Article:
Publication Type

Working Paper

Publication Date

10-2014

Abstract

While discussions on ageing previously centred on dependency ratios andhealthcare infrastructure, there has been a growing attention to the otheraspects of growing old, such as its social and emotional dimensions. Therehas also been a move in recent years to rethink the construct of ageing andframe it in a more positive way.In this paper we document some of the results derived from the Perceptionand Attitudes towards Ageing and Seniors (PATAS) survey completed in early2014. These results delve into respondents’ beliefs about achievingsuccessful ageing — what it constitutes how it can be achieved andrespondents’ appraisal of their preparation to age successfully. We alsodocument respondents’ experience of age in terms of quality of life,integration within the community and their experience and attitudes towardsageism. Perceptions about lifelong learning and employability, especially whatmotivates older persons to consider such pursuits, are also reported.The results from the survey showed that there is a high level of consensus onwhat senior respondents believed constituted successful ageing. Being happy, healthy, physically active, financially independent, and having closefriendships were very highly endorsed. Most respondents believed that familysupport, information about what to expect as one ages, and information onknow how to take care of their health and ensure sufficient savings would helpthem to age successfully.In terms of their experience of ageing, most respondents were optimistic.Eight in 10 respondents felt confident that their needs would be taken care ofas they aged. They also enjoyed a good quality of life with nearly 70%indicating that they often looked forward to each day; and rarely or neverhaving felt that things were out of control in their lives. Most seniors reportedthat they had people in their social network who could provide them with arange of assistance. Most of their social activities tended to be with theirfamilies, with considerably less involvement in community activities.Respondents were generally positive that those who were older were wellrespected in society and they seldom experienced prejudice or discriminationbecause of their age.Respondents were motivated to engage in lifelong learning so that they couldbetter manage everyday life and keep up with changes. Seniors were alsomotivated to learn so they could understand themselves and others better.While attitudes were generally positive about the benefits of lifelong learning,there was comparatively less awareness and participation in lifelong learningprogrammes.There was much consensus among seniors that working after retirement waspositive. Around 90% of respondents agreed that continued employmentwould help them stay financially independent, socially connected, makefriendships, give them a sense of self-worth and enable an active andproductive life. Voluntary work was viewed by about eight out of 10respondents as a good way to stay socially connected, and lead a meaningfullife. However, less than half of the respondents reported that they wouldconsider volunteering in the next few years.Perhaps the one key highlight from this study is how positive surveyrespondents are about growing old. In terms of public policy, the challengesare now focused on how to actively engage older Singaporeans so that thethird age can be reconstructed to reflect their tremendous potential forinvolvement in the community. We make several recommendations for futureprogrammes based on results from the survey.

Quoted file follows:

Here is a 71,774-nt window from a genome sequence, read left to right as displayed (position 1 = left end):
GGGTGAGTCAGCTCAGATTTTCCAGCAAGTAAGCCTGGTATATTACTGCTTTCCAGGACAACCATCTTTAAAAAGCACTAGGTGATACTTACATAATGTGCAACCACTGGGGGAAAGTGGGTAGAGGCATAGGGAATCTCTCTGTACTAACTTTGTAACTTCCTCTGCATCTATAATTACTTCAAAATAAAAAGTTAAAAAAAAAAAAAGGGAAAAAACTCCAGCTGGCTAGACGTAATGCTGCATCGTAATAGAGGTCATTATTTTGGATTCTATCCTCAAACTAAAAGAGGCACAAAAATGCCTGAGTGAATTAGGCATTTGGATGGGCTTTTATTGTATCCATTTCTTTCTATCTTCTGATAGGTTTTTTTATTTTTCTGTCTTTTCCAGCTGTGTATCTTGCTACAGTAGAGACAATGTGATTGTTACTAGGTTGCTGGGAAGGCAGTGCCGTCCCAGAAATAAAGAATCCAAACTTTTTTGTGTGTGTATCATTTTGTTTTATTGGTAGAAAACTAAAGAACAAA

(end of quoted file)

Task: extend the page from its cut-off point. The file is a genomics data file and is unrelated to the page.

Discipline

Community-Based Research | Family, Life Course, and Society

Research Areas

Sociology

First Page

1

Last Page

81

Publisher

Institute Policy Studies

City or Country

Singapore

Creative Commons License

Creative Commons Attribution-Noncommercial-No Derivative Works 4.0 License
This work is licensed under a Creative Commons Attribution-Noncommercial-No Derivative Works 4.0 License.

Additional URL

http://lkyspp.nus.edu.sg/ips/wp-content/uploads/sites/2/2014/10/wp22_1510151.pdf

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